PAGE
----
### I program mostly on Unix-deri

I program mostly on Unix-derivative platforms, and I remember a few years ago having to do a project on Windows. It happened to be a COM component in C++. Now, through my XPLC project, I have extensive knowledge of COM, read the whole COM Specification a few times, and so on. I thought this would be easy.

What I discovered is that the lower levels of the Win32 API is so convoluted and awkward, that the tools are almost required to be effective at all working in that environment. For example, when setting a string value in the registry using the raw Win32 API, you need to pass in the length of the string, even though it is specified as a NULL-terminated string, so you need to have a temporary char* so you can strlen the string first, instead of just using a string literal. Or you have grotty APIs like FormatMsg, which takes something like 6 parameters, compared to the single parameter of POSIX's strerror (which is no less capable).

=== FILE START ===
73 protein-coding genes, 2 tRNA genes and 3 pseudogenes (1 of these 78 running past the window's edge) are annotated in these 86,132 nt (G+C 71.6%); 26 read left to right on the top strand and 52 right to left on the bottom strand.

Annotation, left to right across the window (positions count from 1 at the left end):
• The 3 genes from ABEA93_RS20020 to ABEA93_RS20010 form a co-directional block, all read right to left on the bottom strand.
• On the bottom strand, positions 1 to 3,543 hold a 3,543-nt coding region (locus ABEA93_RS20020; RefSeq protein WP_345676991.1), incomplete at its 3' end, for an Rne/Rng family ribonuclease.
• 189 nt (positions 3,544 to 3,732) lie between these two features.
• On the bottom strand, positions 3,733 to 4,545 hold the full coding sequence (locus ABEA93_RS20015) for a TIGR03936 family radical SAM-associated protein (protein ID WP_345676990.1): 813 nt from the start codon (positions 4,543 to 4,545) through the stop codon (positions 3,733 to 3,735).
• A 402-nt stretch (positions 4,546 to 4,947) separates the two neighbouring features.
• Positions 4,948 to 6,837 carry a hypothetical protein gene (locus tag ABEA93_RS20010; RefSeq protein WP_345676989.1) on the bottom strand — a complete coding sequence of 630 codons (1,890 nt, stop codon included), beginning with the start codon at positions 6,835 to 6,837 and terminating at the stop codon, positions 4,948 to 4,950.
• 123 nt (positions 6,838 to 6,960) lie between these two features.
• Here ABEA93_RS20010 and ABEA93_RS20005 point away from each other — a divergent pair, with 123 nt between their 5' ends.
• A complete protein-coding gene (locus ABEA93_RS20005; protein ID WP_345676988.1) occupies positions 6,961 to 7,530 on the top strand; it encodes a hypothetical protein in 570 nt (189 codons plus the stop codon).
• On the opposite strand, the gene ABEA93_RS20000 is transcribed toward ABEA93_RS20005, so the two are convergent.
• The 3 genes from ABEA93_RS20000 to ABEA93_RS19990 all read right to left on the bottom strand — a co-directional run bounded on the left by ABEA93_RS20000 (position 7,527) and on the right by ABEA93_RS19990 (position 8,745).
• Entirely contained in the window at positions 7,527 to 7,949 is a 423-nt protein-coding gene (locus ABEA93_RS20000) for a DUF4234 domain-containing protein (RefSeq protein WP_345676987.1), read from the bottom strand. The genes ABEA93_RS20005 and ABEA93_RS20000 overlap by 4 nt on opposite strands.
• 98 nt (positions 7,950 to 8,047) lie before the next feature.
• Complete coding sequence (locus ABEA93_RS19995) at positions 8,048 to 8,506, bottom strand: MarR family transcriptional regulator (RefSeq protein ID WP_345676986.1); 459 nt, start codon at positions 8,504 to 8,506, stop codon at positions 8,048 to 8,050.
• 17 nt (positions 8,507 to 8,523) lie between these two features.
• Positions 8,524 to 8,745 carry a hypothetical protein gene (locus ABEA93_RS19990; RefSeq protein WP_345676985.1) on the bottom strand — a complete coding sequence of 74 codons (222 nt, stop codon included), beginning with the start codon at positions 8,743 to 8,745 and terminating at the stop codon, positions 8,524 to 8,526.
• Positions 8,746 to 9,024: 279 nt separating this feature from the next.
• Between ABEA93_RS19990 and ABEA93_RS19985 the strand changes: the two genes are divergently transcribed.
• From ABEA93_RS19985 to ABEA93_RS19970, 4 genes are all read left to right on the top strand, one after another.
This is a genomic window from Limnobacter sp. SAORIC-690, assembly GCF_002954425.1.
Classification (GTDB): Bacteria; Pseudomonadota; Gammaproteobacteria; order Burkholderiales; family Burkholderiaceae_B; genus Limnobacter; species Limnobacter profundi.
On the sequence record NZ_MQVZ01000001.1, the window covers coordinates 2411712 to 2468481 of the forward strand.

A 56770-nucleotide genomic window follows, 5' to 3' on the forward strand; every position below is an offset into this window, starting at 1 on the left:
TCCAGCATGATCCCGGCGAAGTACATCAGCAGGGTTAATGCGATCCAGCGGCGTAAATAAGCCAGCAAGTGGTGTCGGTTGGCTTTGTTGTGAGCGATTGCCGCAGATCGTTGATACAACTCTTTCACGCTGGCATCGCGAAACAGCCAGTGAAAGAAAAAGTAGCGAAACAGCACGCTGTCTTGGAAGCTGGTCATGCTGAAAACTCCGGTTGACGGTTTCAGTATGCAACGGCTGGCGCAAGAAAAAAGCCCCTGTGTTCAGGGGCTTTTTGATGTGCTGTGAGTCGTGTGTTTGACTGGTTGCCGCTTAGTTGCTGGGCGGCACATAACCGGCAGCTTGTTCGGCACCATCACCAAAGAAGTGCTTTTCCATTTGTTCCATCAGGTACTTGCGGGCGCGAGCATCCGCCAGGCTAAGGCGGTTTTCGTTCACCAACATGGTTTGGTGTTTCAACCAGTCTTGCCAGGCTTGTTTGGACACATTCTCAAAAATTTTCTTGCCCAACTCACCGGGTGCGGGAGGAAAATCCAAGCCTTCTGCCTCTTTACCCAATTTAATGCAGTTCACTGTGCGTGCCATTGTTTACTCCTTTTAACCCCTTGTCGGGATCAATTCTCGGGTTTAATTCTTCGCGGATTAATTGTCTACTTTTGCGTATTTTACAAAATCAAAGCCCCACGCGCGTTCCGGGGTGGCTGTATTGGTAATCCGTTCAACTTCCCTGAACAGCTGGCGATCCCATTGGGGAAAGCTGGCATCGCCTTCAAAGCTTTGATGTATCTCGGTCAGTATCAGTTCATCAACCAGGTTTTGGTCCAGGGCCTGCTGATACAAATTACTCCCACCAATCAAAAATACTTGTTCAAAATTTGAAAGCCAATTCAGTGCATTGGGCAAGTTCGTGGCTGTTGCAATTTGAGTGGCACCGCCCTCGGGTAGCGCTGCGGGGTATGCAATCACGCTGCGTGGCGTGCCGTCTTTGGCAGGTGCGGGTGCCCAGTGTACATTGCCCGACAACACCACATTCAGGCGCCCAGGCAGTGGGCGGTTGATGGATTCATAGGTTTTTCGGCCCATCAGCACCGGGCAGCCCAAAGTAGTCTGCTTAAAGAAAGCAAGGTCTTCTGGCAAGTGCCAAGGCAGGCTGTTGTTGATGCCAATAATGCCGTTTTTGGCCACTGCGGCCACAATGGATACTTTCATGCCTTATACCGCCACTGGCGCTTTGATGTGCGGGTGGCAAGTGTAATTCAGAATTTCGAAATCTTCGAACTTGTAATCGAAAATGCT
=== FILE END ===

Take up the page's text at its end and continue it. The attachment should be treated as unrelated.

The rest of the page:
Using the autogenerated code is almost required in order to not go crazy.

I guess it's as much of a crutch as a car or a train is when you have a thousand kilometers to travel? Why is everything thousands of kilometers apart, though, is an interesting question...

C      YES I AGREE.  I STARTED OUT PROGRAMMING IN FORTRAN ON A TOPS-10 S  000100
C      YSTEM AND OTHER SIMILAR MACHINES.  ALTHOUGH, I MUST ADMIT, I STIL  000200
C      L HAVE SOME BAD HABITS I PICKED UP FROM THOSE OLD DAYS, BY AND LA  000300
C      RGE I BELIEVE I HAVE OVERCOME MOST OF THE WORST ONES.              000400


My favourite piece of Python humour :-)